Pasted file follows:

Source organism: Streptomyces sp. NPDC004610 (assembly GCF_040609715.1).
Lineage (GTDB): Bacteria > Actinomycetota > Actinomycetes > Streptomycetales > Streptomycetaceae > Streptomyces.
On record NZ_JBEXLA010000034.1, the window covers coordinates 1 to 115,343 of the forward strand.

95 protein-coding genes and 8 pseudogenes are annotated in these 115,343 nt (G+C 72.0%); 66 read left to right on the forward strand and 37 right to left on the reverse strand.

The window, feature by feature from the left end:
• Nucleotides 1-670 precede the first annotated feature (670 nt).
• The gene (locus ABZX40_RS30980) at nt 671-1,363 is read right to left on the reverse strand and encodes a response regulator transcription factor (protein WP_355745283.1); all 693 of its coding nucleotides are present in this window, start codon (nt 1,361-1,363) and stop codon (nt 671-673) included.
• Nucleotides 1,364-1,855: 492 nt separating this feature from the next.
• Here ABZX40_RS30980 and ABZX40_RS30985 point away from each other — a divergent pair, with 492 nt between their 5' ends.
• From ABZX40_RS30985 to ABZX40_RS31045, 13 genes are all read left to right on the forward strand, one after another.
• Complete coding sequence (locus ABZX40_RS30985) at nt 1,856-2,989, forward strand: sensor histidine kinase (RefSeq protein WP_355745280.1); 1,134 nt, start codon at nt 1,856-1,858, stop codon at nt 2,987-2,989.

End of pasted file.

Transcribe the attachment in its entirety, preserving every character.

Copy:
Source organism: Streptomyces sp. NPDC004610 (assembly GCF_040609715.1).
Lineage (GTDB): Bacteria > Actinomycetota > Actinomycetes > Streptomycetales > Streptomycetaceae > Streptomyces.
On record NZ_JBEXLA010000034.1, the window covers coordinates 1 to 115,343 of the forward strand.

95 protein-coding genes and 8 pseudogenes are annotated in these 115,343 nt (G+C 72.0%); 66 read left to right on the forward strand and 37 right to left on the reverse strand.

The window, feature by feature from the left end:
• Nucleotides 1-670 precede the first annotated feature (670 nt).
• The gene (locus ABZX40_RS30980) at nt 671-1,363 is read right to left on the reverse strand and encodes a response regulator transcription factor (protein WP_355745283.1); all 693 of its coding nucleotides are present in this window, start codon (nt 1,361-1,363) and stop codon (nt 671-673) included.
• Nucleotides 1,364-1,855: 492 nt separating this feature from the next.
• Here ABZX40_RS30980 and ABZX40_RS30985 point away from each other — a divergent pair, with 492 nt between their 5' ends.
• From ABZX40_RS30985 to ABZX40_RS31045, 13 genes are all read left to right on the forward strand, one after another.
• Complete coding sequence (locus ABZX40_RS30985) at nt 1,856-2,989, forward strand: sensor histidine kinase (RefSeq protein WP_355745280.1); 1,134 nt, start codon at nt 1,856-1,858, stop codon at nt 2,987-2,989.